1. ^ a b "Solution based synthesis of mixed-phase materials in the Li2TiO3-Li4SiO4 system" (PDF). Journal of Nuclear Materials. 456: 151–161. 2014. doi:10.1016/j.jnucmat.2014.09.028.
  2. ^ Van Der Laan, J.G; Muis, R.P (1999). "Properties of lithium metatitanate pebbles produced by a wet process". Journal of Nuclear Materials. 271-272: 401–404. Bibcode:1999JNuM..271..401V. doi:10.1016/S0022-3115(98)00794-6.
  3. ^ Claverie J., Foussier C., Hagenmuller P. (1966) Bull. Soc. Chim. Fr. 244-246
  4. ^ Mixed phase materials in the Li4SiO4 Li2TiO3 system Journal of Nucl Materials
  5. ^ "Lithium Titanate Fact Sheet". Product Code: LI2TI03. Thermograde. Archived from the original on 23 March 2011. Retrieved 24 June 2010.
  6. ^ a b Hanaor, D. A. H.; Kolb, M. H. H.; Gan, Y.; Kamlah, M.; Knitter, R. (2014). "Solution based synthesis of mixed-phase materials in the Li2TiO3-Li4SiO4 system". Journal of Nuclear Materials. 456: 151–161. arXiv:1410.7128. Bibcode:2015JNuM..456..151H. doi:10.1016/j.jnucmat.2014.09.028.
  7. ^ Vijayakumar M.; Kerisit, S.; Yang, Z.; Graff, G. L.; Liu, J.; Sears, J. A.; Burton, S. D.; Rosso, K. M.; Hu, J. (2009). "Combined 6,7Li NMR and Molecular Dynamics Study of Li Diffusion in Li2TiO3". Journal of Physical Chemistry. 113 (46): 20108–20116. doi:10.1021/jp9072125.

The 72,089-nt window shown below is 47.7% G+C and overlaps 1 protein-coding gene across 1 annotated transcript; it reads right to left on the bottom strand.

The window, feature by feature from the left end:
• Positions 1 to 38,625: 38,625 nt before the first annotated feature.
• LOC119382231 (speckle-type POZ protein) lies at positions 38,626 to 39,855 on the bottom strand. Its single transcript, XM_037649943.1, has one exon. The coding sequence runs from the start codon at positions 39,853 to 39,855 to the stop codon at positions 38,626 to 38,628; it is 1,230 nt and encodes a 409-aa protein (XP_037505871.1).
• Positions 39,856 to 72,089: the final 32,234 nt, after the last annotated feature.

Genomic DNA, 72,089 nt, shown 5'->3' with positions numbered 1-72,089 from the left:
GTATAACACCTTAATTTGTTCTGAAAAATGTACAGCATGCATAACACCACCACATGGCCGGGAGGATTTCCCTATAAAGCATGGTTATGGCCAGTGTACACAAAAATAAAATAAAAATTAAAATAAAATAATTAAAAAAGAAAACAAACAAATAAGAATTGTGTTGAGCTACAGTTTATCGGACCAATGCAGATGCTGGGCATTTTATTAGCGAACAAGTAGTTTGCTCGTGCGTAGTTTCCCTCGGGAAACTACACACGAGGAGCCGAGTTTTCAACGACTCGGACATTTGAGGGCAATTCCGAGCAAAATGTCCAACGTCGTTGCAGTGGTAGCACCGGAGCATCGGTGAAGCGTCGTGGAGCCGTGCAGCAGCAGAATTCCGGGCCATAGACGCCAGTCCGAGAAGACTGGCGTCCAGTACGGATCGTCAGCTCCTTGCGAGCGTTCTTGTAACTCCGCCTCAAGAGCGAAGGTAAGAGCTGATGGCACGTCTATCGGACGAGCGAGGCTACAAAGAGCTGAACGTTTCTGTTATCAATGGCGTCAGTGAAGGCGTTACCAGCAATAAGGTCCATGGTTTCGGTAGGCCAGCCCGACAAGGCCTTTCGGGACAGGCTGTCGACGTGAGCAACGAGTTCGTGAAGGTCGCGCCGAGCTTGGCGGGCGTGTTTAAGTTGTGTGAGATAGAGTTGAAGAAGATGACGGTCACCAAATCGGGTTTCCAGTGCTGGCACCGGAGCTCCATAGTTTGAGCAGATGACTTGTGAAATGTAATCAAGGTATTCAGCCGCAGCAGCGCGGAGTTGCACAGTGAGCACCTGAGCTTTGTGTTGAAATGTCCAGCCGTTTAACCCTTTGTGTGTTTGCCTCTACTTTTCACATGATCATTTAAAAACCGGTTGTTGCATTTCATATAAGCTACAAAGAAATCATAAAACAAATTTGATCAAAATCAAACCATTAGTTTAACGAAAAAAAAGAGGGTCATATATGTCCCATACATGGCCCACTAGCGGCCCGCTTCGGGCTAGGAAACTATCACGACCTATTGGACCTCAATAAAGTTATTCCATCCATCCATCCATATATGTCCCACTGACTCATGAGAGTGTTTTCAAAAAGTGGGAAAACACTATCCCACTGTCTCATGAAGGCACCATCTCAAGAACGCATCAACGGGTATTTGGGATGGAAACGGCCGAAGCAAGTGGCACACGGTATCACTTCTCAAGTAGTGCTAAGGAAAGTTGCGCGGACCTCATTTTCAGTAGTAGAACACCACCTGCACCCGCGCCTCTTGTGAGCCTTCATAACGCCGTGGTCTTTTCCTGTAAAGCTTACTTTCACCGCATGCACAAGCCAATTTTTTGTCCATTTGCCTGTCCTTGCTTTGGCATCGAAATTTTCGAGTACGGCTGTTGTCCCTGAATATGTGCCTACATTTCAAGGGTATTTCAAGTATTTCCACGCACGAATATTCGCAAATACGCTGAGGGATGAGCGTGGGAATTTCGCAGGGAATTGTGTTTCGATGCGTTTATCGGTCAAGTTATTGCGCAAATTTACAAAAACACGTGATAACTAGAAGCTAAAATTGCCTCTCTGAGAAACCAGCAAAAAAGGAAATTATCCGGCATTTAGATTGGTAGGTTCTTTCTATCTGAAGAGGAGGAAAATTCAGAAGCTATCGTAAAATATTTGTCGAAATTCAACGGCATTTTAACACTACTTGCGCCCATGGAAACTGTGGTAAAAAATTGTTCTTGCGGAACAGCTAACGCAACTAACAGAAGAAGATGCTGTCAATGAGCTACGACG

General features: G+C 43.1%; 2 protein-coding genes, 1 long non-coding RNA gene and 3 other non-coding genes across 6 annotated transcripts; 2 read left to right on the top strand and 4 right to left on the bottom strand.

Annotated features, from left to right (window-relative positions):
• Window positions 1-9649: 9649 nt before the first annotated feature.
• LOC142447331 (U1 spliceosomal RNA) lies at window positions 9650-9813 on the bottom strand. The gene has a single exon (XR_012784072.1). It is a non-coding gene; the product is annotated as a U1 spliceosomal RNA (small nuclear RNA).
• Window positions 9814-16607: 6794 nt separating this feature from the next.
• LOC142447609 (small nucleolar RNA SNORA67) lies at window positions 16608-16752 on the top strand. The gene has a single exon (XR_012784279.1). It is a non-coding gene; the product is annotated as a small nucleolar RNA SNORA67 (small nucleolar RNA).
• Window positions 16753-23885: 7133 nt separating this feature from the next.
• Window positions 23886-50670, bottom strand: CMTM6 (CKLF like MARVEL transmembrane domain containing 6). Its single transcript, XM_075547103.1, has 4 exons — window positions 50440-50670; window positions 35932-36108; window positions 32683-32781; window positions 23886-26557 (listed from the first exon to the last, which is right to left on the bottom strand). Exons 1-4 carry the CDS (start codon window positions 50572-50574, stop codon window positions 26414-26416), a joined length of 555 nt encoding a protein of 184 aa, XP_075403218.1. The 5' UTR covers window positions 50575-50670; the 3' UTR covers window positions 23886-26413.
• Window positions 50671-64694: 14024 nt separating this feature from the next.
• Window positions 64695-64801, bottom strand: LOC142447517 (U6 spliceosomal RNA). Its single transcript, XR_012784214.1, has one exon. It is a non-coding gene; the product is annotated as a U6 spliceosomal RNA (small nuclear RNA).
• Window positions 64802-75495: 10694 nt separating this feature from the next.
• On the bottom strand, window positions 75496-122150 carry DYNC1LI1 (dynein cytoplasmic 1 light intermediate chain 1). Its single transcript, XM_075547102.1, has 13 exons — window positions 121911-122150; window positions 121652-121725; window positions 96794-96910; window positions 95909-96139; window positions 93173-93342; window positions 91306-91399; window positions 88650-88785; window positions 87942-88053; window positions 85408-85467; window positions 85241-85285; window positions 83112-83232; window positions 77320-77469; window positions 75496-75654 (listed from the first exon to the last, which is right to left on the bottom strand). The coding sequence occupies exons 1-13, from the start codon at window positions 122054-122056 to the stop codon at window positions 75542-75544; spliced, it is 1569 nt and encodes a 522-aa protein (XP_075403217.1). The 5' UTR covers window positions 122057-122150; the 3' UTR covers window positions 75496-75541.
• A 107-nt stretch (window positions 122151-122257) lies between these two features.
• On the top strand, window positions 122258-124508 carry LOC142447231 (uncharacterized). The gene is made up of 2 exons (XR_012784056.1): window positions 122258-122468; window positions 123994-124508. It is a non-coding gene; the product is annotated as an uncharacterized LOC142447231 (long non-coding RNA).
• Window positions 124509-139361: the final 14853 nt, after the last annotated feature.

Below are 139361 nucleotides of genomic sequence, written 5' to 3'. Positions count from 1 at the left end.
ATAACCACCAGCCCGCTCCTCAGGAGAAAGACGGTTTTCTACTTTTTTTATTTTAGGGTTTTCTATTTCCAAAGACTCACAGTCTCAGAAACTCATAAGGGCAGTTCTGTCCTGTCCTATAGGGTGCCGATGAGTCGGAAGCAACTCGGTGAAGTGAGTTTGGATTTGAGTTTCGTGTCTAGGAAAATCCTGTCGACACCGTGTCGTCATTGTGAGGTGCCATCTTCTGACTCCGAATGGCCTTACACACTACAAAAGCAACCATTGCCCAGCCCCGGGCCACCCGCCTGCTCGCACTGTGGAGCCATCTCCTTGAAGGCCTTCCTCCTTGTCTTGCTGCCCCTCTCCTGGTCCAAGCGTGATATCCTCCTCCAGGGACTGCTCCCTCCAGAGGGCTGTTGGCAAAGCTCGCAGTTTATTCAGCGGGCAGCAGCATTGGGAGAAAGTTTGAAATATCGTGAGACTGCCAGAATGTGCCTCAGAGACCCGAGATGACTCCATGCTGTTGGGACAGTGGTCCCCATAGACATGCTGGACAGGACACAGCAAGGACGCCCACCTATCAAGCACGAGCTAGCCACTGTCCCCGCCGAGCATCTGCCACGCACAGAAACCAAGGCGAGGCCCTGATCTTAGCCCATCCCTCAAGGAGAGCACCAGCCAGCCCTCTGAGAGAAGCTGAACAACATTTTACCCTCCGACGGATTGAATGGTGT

8. ^ Kleykamp, H (2002). "Phase equilibria in the Li–Ti–O system and physical properties of Li2TiO3". Fusion Engineering and Design. 61: 361–366. doi:10.1016/S0920-3796(02)00120-5.
  9. ^ Laumann, Andreas; Jensen, Ørnsbjerg; Kirsten, Marie; Tyrsted, Christoffer (2011). "In‐situ Synchrotron X‐ray Diffraction Study of the Formation of Cubic Li2TiO3 Under Hydrothermal Conditions". Eur. J. Inorg. Chem. 2011 (14): 2221–2226. doi:10.1002/ejic.201001133.
  10. ^ Sahu, B. S; Bhatacharyya, S.; Chaudhuri, P.; Mazumder, R. (2010) "Synthesis and sintering of nanosize Li2TiO3 ceramic breeder powder prepared by autocombustion technique". Department of Ceramic Engineering; National Institute of Technology, Rourkela.
  11. ^ a b Prohaska, Armin et al. (1997) U.S. Patent 6,420,062 "Double layer cathode for molten carbonate fuel cells and method for producing the same"
  12. ^ Shrivastava, A.; Makwana, M.; Chaudhuri, P.; Rajendrakumar, E. (2014). "Preparation and Characterization of the Lithium Metatitanate Ceramics by Solution-Combustion Method for Indian LLCB TBM". Fusion Science and Technology. 65 (2): 319–324. doi:10.13182/FST13-658.